By Rosie Sumner
‘No morning; the dawning chorus will never return
No matter; the stars in darkness will forever burn’
It is at present the night’s darkest hour; the hour before dawn, the hour before dawning chorus.
The binding between the dead of night and the vitality of morning becomes unravelled by the ashen fingers of dawning winter sunlight, the bittersweet lament of bird song that mourns the loss of the cloud-veiled moon and stars. The dawning chorus has begun, this is the point at which the threads of life and death become torn apart at the seams. The shadows regard the eastern horizon gravely in the moments where night is bound to day, sunrise.
The ink of night bleeds into labyrinthine forest, silver moonlight drips through branches and pools upon frozen earth. With eyes of ichorous a creature regards their woodland province. Eyes that mirror the river of silver above, drowning silver fires with eyes of liquid night, a river that ensnares the surrounding darkness swirling in a sinuous stream of aqueous shadow; this creature is the hart of the forest. A crown of ivory that rears upwards, tapering spires that bridge the empty abyss between the kingdoms of earth and sky. In hollow, cloud veiled skies a pearly river of argent silver glistens. Below a meandering river twists through the heart of dense forest like a ribbon of mercury. The creature seems to balance the weight of the stars upon its antlers, setting every distant, sterling cinder alight upon each spire.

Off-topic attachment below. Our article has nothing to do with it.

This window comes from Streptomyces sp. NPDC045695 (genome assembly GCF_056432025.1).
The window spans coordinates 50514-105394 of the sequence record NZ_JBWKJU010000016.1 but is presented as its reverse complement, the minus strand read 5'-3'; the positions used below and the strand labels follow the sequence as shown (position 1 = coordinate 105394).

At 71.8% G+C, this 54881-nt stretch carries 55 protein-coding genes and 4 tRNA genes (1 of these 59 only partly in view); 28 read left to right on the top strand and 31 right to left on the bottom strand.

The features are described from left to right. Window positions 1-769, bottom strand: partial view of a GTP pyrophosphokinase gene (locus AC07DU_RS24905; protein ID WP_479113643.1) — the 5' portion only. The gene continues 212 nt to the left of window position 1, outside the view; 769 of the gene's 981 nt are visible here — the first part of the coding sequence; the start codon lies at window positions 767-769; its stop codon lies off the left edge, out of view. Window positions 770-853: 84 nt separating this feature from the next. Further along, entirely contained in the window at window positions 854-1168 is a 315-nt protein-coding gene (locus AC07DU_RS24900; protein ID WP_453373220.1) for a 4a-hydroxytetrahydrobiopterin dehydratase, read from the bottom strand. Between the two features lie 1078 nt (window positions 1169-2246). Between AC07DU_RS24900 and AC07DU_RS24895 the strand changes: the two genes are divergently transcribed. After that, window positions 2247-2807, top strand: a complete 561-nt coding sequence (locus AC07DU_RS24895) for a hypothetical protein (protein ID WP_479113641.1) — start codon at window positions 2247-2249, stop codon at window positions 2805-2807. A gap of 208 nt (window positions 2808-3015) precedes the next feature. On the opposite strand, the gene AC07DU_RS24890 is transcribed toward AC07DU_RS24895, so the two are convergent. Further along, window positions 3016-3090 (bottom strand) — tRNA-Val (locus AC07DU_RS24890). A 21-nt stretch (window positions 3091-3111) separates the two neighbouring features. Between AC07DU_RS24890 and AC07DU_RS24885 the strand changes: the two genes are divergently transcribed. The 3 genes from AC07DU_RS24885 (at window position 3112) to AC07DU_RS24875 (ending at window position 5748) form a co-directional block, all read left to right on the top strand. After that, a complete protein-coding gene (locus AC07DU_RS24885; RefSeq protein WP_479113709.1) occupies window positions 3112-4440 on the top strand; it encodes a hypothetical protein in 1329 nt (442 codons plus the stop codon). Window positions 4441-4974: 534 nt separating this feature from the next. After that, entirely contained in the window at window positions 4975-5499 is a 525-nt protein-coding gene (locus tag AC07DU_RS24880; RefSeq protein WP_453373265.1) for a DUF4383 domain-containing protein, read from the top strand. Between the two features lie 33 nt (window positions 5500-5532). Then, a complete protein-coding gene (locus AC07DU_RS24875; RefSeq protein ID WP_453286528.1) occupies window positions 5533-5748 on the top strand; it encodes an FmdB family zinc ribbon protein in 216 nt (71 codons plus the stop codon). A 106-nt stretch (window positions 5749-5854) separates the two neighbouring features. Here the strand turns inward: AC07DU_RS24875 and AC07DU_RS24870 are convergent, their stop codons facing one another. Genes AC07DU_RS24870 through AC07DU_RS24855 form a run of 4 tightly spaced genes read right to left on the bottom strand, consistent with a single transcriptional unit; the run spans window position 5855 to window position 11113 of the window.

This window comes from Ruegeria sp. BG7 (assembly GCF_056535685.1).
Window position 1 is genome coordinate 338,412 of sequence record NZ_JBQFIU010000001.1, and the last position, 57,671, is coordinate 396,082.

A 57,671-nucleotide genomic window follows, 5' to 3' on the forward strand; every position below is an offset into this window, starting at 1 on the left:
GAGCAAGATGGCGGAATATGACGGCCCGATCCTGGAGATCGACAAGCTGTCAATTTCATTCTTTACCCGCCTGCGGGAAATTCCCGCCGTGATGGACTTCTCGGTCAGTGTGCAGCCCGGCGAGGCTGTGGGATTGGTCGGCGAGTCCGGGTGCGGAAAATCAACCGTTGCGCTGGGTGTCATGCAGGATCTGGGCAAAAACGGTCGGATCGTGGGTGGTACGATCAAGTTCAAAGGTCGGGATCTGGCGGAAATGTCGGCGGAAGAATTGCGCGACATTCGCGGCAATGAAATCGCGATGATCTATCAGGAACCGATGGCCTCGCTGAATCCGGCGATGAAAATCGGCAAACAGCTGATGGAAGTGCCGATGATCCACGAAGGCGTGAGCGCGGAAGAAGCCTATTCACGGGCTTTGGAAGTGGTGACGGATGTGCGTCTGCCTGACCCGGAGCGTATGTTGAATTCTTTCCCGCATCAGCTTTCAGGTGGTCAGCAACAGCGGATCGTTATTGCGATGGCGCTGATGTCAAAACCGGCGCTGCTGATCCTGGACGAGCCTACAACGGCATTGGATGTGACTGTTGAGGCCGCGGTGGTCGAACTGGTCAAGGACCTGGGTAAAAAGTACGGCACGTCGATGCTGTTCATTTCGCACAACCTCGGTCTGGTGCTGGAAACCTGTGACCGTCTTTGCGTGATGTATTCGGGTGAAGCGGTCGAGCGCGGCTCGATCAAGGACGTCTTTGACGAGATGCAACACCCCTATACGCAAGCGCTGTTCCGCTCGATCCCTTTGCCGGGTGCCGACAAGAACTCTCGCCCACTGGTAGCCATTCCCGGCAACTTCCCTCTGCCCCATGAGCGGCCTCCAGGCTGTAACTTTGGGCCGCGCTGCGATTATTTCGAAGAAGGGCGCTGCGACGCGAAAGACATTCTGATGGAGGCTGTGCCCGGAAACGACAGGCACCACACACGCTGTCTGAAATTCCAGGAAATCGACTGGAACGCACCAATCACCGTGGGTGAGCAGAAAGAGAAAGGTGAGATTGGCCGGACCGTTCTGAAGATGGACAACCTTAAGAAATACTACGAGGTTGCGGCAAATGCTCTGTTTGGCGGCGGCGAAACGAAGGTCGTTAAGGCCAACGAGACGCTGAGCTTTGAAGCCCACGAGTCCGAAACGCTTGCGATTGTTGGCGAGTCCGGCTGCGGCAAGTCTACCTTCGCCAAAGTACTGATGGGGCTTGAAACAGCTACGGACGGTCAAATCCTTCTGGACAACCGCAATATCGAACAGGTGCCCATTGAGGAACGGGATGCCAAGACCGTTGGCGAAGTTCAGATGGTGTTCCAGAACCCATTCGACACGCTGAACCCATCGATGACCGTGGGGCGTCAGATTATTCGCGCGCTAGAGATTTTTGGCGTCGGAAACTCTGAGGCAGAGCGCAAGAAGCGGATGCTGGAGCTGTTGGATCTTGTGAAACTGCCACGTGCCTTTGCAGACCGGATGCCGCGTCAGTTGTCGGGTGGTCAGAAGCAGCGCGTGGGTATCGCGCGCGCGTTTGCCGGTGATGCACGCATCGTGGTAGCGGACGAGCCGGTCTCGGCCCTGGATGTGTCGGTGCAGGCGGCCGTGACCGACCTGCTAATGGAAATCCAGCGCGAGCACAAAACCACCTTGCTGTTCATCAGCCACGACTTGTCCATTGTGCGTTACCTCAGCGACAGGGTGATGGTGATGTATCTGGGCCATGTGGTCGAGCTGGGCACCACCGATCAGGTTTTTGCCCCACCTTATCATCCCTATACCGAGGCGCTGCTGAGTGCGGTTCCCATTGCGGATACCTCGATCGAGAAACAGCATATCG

Night vanishes quickly with the dawn and it takes so much longer for it to return. However, one must also remember that it does return with the dusk; it just takes time. Dusk claims evening and the last tendrils of birdsong that plume upon cold winter air. When Evensong has begun, it heralds the arrival of night and the moments where night is bound to day, sunset.
The hour before darkness, the hour before dusk, the hour of Evensong.